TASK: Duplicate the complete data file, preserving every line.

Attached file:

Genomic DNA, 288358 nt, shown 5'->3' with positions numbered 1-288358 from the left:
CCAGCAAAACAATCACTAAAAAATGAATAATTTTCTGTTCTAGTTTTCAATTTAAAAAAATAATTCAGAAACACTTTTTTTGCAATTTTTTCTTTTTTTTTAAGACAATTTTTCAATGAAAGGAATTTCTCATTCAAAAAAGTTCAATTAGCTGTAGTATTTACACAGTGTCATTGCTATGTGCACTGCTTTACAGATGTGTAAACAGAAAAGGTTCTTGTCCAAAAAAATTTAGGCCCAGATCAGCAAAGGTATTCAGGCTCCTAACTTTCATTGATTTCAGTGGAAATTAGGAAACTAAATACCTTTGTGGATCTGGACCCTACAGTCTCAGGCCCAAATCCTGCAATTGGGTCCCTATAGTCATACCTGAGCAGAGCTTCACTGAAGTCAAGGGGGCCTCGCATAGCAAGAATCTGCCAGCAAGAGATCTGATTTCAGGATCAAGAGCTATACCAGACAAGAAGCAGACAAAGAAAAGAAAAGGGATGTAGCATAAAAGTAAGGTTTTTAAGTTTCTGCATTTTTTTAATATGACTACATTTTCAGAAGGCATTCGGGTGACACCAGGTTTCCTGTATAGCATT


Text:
Genomic DNA, 288358 nt, shown 5'->3' with positions numbered 1-288358 from the left:
CCAGCAAAACAATCACTAAAAAATGAATAATTTTCTGTTCTAGTTTTCAATTTAAAAAAATAATTCAGAAACACTTTTTTTGCAATTTTTTCTTTTTTTTTAAGACAATTTTTCAATGAAAGGAATTTCTCATTCAAAAAAGTTCAATTAGCTGTAGTATTTACACAGTGTCATTGCTATGTGCACTGCTTTACAGATGTGTAAACAGAAAAGGTTCTTGTCCAAAAAAATTTAGGCCCAGATCAGCAAAGGTATTCAGGCTCCTAACTTTCATTGATTTCAGTGGAAATTAGGAAACTAAATACCTTTGTGGATCTGGACCCTACAGTCTCAGGCCCAAATCCTGCAATTGGGTCCCTATAGTCATACCTGAGCAGAGCTTCACTGAAGTCAAGGGGGCCTCGCATAGCAAGAATCTGCCAGCAAGAGATCTGATTTCAGGATCAAGAGCTATACCAGACAAGAAGCAGACAAAGAAAAGAAAAGGGATGTAGCATAAAAGTAAGGTTTTTAAGTTTCTGCATTTTTTTAATATGACTACATTTTCAGAAGGCATTCGGGTGACACCAGGTTTCCTGTATAGCATT